“Imagine discovering something about your oldest friend that forces you to question everything you’ve shared together. The truth is always there. But only if you choose to see it.”
Page one of ‘Review Writing for Dummies’ would tell you never to use clichés like ‘a real page turner’, ‘unputdownable’ and ‘a rollercoaster read’ – but what do you do when you read a book that surpasses all of those and cries out for more?
The breathless pace of this story, written in the form of a letter from one old friend to another, gripped me as soon as I started reading and I resented having to put it down to get on with the tasks of daily life. As the events of the recent and distant past were described, a deliciously dark tale was revealed in shocking instalments that left me wondering just how bad things could get.
The style of writing puts the reader into the mind of Rachel and we see virtually all the events from her point of view, which at times becomes disturbing as you question how you would react in a similar situation. As a reader I normally expect to identify and sympathise with the narrator, but this one occasionally lets us see her manipulative nature.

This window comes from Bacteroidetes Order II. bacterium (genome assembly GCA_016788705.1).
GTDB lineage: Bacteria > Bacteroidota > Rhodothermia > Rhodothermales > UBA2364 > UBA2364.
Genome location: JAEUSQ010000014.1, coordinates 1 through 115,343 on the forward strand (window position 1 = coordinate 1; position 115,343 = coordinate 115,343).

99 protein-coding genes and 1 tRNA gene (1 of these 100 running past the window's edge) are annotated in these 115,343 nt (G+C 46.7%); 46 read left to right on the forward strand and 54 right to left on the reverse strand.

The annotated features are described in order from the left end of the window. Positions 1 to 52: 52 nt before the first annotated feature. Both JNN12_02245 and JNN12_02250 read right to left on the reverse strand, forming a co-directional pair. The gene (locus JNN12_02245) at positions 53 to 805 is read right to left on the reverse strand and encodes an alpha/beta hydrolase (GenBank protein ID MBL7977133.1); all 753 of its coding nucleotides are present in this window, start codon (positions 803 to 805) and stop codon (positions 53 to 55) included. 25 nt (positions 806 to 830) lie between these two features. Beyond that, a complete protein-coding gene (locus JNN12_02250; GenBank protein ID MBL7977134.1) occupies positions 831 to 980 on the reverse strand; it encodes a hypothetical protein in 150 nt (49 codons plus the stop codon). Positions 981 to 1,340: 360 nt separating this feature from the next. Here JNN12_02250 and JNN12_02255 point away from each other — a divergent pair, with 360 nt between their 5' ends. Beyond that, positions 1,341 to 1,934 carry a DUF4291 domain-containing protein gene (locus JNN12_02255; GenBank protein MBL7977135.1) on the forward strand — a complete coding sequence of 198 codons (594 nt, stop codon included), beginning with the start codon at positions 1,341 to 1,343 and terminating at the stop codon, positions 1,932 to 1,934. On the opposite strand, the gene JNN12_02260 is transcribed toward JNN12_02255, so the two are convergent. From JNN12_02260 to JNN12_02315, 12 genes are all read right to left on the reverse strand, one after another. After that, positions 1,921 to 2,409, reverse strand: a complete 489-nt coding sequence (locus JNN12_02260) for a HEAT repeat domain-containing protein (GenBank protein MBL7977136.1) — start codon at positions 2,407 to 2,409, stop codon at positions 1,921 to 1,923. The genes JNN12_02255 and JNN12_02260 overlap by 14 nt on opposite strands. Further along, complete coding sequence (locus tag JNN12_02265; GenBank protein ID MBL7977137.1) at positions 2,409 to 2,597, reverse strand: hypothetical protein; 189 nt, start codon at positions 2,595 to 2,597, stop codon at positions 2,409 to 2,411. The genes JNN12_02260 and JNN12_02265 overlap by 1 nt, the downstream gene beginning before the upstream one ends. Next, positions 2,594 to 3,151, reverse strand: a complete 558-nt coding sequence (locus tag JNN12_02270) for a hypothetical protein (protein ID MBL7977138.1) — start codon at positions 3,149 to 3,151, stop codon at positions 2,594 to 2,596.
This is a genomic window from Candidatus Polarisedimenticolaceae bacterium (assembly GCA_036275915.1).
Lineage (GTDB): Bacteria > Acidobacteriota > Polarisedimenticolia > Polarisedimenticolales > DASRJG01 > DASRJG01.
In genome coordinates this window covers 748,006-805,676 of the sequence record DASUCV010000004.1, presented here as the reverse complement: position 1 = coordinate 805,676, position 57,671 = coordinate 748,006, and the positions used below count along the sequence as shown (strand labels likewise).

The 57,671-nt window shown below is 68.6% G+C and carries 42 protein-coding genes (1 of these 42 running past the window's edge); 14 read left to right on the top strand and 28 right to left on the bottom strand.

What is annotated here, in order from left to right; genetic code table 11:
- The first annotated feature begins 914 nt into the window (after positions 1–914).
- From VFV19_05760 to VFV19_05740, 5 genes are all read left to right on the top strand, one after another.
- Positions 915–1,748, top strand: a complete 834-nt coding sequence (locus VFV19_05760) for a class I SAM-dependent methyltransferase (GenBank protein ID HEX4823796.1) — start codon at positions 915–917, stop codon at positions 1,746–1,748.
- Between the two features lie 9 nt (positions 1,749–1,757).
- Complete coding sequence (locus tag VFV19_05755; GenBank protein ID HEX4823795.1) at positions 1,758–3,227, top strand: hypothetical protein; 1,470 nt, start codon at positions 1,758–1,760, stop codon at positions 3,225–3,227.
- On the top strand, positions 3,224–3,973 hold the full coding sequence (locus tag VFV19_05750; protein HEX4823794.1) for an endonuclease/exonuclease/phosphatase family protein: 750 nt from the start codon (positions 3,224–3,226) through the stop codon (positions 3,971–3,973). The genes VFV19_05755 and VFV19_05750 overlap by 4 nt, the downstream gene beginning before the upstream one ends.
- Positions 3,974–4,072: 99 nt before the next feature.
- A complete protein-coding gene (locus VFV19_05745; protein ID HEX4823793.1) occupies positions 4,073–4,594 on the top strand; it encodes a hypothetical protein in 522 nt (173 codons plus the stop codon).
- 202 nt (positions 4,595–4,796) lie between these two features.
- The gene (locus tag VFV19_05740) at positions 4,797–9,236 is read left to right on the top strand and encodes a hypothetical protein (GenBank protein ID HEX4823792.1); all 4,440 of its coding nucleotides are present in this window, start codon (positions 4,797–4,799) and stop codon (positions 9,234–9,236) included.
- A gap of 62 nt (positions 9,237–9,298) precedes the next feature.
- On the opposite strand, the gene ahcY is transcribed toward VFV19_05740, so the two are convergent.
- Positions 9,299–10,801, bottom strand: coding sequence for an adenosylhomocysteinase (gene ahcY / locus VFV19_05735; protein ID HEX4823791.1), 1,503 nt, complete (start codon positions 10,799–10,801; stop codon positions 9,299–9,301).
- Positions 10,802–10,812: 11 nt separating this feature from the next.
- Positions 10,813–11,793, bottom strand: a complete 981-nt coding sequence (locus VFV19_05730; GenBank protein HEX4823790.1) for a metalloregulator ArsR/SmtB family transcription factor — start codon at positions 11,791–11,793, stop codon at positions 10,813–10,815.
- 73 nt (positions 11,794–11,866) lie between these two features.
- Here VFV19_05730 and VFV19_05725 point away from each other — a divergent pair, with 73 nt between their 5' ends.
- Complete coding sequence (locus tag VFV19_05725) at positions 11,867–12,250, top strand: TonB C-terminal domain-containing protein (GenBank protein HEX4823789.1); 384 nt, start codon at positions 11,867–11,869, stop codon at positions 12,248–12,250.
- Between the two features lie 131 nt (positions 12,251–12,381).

Precious Thing has been compared to Gone Girl and I can understand why, but this book examines the complex nature of friendship in a unique way. After reading Precious Thing, if you’re hungry for more, may I suggest The Lies You Told Me by Jessica Ruston – although not as dark it is a beautifully written story of obsession.
Highly recommended for fans of psychological thrillers. Thank you to the publisher / netgalley / bookbridgr for advance review copy.
This post previously included a competition to win a copy of the book.
The winner of the competition , selected by random number, was Kathryn Bates.